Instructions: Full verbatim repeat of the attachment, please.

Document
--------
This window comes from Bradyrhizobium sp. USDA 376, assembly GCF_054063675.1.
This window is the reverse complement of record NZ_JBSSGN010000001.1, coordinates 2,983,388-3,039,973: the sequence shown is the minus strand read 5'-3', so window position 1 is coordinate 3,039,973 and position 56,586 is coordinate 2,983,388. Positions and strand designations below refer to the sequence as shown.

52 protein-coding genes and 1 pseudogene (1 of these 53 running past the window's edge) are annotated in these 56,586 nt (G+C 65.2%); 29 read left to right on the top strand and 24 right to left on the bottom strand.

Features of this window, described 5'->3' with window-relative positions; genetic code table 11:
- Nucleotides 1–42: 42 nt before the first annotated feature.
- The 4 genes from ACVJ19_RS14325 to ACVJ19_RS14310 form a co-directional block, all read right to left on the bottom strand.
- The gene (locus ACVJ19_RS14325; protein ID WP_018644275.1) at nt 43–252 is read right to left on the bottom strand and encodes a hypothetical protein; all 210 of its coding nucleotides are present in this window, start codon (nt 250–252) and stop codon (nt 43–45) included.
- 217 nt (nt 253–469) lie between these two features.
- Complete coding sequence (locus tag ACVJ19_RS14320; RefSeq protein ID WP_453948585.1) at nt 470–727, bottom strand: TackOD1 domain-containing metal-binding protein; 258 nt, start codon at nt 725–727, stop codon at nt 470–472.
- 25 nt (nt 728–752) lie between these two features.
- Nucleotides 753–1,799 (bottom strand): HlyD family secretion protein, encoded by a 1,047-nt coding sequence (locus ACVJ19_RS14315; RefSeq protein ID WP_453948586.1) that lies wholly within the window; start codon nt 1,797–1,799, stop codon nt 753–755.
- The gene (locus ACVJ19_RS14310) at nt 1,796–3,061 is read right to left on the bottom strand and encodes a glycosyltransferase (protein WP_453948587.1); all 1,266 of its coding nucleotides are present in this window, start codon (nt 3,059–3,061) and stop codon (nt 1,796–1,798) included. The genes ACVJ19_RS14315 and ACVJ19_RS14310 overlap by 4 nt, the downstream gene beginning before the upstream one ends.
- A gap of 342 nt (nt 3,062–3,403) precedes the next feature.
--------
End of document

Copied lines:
This window comes from Bradyrhizobium sp. USDA 376, assembly GCF_054063675.1.
This window is the reverse complement of record NZ_JBSSGN010000001.1, coordinates 2,983,388-3,039,973: the sequence shown is the minus strand read 5'-3', so window position 1 is coordinate 3,039,973 and position 56,586 is coordinate 2,983,388. Positions and strand designations below refer to the sequence as shown.

52 protein-coding genes and 1 pseudogene (1 of these 53 running past the window's edge) are annotated in these 56,586 nt (G+C 65.2%); 29 read left to right on the top strand and 24 right to left on the bottom strand.

Features of this window, described 5'->3' with window-relative positions; genetic code table 11:
- Nucleotides 1–42: 42 nt before the first annotated feature.
- The 4 genes from ACVJ19_RS14325 to ACVJ19_RS14310 form a co-directional block, all read right to left on the bottom strand.
- The gene (locus ACVJ19_RS14325; protein ID WP_018644275.1) at nt 43–252 is read right to left on the bottom strand and encodes a hypothetical protein; all 210 of its coding nucleotides are present in this window, start codon (nt 250–252) and stop codon (nt 43–45) included.
- 217 nt (nt 253–469) lie between these two features.
- Complete coding sequence (locus tag ACVJ19_RS14320; RefSeq protein ID WP_453948585.1) at nt 470–727, bottom strand: TackOD1 domain-containing metal-binding protein; 258 nt, start codon at nt 725–727, stop codon at nt 470–472.
- 25 nt (nt 728–752) lie between these two features.
- Nucleotides 753–1,799 (bottom strand): HlyD family secretion protein, encoded by a 1,047-nt coding sequence (locus ACVJ19_RS14315; RefSeq protein ID WP_453948586.1) that lies wholly within the window; start codon nt 1,797–1,799, stop codon nt 753–755.
- The gene (locus ACVJ19_RS14310) at nt 1,796–3,061 is read right to left on the bottom strand and encodes a glycosyltransferase (protein WP_453948587.1); all 1,266 of its coding nucleotides are present in this window, start codon (nt 3,059–3,061) and stop codon (nt 1,796–1,798) included. The genes ACVJ19_RS14315 and ACVJ19_RS14310 overlap by 4 nt, the downstream gene beginning before the upstream one ends.
- A gap of 342 nt (nt 3,062–3,403) precedes the next feature.